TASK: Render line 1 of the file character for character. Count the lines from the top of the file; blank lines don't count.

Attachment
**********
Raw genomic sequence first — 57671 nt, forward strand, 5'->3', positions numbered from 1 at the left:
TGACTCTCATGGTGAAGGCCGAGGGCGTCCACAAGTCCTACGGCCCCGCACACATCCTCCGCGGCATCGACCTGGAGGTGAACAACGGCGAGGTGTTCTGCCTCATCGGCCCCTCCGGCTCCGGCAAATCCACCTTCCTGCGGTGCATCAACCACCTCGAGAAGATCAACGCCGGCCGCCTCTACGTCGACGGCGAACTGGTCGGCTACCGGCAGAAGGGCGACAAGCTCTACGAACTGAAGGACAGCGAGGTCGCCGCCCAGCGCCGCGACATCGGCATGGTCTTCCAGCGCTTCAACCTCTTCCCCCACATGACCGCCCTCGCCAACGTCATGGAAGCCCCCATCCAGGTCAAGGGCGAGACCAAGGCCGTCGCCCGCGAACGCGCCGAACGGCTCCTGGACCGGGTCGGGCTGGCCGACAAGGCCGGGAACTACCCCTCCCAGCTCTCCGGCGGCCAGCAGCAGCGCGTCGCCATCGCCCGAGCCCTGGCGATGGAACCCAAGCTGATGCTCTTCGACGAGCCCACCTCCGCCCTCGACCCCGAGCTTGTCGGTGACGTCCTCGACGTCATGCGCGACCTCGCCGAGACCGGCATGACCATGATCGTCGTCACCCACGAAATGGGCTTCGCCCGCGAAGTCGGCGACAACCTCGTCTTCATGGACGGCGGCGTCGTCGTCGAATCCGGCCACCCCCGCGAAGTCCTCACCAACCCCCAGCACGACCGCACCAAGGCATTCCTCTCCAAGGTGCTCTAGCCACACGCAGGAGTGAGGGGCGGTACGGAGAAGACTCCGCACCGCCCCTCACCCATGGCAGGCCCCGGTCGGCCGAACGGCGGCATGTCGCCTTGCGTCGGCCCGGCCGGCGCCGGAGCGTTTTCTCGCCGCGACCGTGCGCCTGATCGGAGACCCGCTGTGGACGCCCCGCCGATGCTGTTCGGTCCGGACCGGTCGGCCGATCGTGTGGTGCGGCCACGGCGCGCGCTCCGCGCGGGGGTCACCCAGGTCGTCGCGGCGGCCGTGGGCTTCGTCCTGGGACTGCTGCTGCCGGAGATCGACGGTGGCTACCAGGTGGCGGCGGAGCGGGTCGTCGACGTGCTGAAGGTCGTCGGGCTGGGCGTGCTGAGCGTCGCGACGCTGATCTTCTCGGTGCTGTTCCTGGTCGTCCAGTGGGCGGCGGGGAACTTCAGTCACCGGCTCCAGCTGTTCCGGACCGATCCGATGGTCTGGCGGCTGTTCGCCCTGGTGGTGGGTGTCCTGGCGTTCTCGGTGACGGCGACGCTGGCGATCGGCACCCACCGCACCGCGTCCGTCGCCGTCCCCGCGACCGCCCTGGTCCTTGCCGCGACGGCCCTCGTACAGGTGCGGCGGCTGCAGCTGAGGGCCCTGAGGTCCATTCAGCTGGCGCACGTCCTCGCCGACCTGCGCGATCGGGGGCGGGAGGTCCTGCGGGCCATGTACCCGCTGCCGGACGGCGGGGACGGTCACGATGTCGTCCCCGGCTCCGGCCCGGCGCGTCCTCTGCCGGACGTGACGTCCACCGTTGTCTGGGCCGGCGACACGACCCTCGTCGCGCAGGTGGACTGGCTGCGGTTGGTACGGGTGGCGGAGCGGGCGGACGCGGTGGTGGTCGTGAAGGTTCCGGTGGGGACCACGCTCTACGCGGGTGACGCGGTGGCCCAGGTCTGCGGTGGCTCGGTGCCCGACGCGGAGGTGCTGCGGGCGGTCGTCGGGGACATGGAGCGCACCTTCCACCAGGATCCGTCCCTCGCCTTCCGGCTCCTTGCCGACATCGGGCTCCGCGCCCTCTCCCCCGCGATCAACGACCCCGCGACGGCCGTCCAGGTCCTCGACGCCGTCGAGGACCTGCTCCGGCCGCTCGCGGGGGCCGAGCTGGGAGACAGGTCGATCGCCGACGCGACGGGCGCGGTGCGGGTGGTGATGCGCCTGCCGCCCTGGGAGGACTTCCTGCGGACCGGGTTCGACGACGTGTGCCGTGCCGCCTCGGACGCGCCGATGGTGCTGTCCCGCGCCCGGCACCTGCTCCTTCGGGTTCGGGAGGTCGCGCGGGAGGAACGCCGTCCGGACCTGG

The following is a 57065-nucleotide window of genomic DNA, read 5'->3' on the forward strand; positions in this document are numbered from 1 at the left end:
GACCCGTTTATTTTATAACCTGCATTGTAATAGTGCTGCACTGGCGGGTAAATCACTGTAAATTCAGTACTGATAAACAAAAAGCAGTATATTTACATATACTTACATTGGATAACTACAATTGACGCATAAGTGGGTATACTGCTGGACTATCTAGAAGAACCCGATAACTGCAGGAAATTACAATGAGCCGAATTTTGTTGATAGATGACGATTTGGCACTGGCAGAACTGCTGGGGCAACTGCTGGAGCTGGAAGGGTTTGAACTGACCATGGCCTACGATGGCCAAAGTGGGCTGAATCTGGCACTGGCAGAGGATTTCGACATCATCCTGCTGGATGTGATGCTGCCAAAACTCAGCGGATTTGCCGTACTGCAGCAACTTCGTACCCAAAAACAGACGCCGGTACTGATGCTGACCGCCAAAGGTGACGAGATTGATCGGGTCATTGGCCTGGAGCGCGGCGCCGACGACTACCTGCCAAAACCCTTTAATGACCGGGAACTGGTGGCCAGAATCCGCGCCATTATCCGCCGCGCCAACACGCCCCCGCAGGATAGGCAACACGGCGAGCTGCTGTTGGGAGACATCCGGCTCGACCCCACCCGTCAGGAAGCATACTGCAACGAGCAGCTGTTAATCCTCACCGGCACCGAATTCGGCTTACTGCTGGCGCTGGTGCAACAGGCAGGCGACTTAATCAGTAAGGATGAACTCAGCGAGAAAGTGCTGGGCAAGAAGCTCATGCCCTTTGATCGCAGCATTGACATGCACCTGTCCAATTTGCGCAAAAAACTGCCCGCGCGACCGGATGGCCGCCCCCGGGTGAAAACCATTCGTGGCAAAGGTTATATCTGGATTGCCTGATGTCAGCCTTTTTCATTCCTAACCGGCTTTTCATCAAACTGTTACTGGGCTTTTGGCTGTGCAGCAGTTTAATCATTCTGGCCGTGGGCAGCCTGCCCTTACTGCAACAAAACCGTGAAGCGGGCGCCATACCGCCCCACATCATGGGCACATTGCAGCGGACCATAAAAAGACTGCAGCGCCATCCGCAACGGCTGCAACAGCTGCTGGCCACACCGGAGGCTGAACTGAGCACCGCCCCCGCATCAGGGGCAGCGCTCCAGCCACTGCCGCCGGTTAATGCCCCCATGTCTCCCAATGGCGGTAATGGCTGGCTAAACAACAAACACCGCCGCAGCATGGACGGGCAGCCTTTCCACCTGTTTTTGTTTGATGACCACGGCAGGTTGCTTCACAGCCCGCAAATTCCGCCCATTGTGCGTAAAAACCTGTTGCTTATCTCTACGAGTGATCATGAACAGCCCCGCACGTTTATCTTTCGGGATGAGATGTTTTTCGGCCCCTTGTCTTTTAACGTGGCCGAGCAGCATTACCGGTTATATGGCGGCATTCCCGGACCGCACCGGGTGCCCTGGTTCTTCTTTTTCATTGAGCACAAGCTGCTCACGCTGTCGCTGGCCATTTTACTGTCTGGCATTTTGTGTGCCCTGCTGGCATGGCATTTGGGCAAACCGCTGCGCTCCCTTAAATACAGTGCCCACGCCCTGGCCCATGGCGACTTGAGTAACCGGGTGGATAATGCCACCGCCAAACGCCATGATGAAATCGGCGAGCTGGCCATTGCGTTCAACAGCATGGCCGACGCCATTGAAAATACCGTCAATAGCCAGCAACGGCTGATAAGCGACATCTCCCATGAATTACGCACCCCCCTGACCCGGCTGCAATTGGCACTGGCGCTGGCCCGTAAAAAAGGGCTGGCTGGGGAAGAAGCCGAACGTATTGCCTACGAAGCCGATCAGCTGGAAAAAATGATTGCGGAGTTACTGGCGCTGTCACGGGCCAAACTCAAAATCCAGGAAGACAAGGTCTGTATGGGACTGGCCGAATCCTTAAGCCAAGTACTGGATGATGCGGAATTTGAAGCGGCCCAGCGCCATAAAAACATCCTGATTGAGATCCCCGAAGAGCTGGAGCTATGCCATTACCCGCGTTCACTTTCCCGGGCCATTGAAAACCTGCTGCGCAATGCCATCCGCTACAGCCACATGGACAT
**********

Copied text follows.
Raw genomic sequence first — 57671 nt, forward strand, 5'->3', positions numbered from 1 at the left: